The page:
It is not wrong to say that when amateur golfers in Singapore turn professional, they are left on their own to fend for themselves.
It also says a lot about the local game that 50-year-old Mardan Mamat is still Singapore's top-ranked golfer and the only professional who has surpassed the million-dollar mark in career earnings.
Now, with a fledgling generation of golfers including 2017 SEA Games gold medallists waiting in the wings to turn pro, the Singapore Golf Association (SGA) yesterday rolled out a new initiative to support amateur golfers who turn professional.
Known as the rookie professional programme, the bridging scheme aims to provide new pros with some of the support they would have enjoyed as amateurs on the national team, including access to golf courses, gym facilities and sports psychology sessions at the Singapore Sport Institute.
"New pros often feel a bit abandoned so with this programme, we can help smoothen the transition for them for at least a two-year period," said SGA acting general manager and high performance manager Jerome Ng during a press conference at Sentosa Golf Club yesterday.
The programme will also see new pros maintain their links with their former national team-mates through joint training sessions.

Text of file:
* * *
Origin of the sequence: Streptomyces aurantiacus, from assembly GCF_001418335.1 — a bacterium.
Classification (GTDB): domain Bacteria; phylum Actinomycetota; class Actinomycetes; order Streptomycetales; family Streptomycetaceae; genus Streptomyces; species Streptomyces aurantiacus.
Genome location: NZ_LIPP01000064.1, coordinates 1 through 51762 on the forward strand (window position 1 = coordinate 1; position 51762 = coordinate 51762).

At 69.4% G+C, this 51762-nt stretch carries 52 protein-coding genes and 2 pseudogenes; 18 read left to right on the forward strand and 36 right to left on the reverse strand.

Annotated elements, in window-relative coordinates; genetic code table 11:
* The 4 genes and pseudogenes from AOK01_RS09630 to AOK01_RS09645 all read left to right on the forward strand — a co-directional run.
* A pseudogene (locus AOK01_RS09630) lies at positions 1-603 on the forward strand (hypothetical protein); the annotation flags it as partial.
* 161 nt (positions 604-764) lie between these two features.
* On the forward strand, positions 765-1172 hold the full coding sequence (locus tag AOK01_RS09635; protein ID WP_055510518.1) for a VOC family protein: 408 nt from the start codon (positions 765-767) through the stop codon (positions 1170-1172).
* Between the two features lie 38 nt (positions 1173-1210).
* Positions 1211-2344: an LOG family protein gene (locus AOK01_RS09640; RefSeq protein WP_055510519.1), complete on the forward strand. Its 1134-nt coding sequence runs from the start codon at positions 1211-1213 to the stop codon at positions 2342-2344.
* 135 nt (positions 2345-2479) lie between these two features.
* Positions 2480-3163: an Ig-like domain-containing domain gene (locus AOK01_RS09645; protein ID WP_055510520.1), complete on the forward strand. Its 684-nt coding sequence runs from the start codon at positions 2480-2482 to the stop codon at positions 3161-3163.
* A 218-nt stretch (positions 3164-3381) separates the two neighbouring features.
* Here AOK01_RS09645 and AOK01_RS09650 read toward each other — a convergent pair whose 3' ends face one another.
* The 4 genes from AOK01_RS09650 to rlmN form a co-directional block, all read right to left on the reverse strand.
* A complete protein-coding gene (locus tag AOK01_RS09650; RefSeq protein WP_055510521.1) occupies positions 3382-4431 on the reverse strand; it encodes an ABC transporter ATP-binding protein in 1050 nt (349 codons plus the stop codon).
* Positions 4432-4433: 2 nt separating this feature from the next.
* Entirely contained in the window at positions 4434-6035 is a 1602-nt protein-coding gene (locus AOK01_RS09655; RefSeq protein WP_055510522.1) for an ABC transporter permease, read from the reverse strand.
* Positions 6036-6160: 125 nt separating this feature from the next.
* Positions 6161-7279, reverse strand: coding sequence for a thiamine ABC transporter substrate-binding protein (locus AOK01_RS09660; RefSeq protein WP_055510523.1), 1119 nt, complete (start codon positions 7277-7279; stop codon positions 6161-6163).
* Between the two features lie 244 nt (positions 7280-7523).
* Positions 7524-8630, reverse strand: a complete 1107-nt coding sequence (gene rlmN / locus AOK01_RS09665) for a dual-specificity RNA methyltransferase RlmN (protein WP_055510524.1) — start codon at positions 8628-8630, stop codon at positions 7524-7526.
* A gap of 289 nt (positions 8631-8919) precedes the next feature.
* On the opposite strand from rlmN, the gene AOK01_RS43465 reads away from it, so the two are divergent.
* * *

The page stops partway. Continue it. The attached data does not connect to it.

WEIGHT OFF OUR SHOULDERS
Sports massages and gym training can be quite expensive if you pay for them yourself, maybe about a couple hundred dollars a week which really adds up over the year. This is something that's never been done before and it's really going to help us
JOSHUA SHOU, member of the SEA Games gold-winning team, on the expenses that a professional will incur and how the new programme will lift that burden.
The SGA's new initiative was welcomed by SEA Games gold medallists Marc Ong and Joshua Shou, who plan to turn professional after next week's SMBC Singapore Open at the Sentosa Golf Club.
"Everyone who turns pro is pretty much on his own and you get to play on certain courses if you're a member there but not others," said Ong, 22.
"So the programme will definitely help in terms of the training facilities that the SGA can provide."
Added Shou, 27, in a phone interview from Thailand, where he is playing in the Asian Tour qualifying school with compatriot Jesse Yap: "Sports massages and gym training can be quite expensive if you pay for them yourself, maybe about a couple hundred dollars a week which really adds up over the year.
"This is something that's never been done before and it's really going to help us."
Yap felt retaining some of the support infrastructure he enjoyed as an amateur would make the transition less unsettling.
"As a new pro golfer, it's good to have a routine you can fall back on among other changes," said Yap, 25.
"The national team is where we all came from so it's good to remain connected and also to be able to work out with fellow golfers in the gym and on the course.
"It'd get a bit lonely otherwise."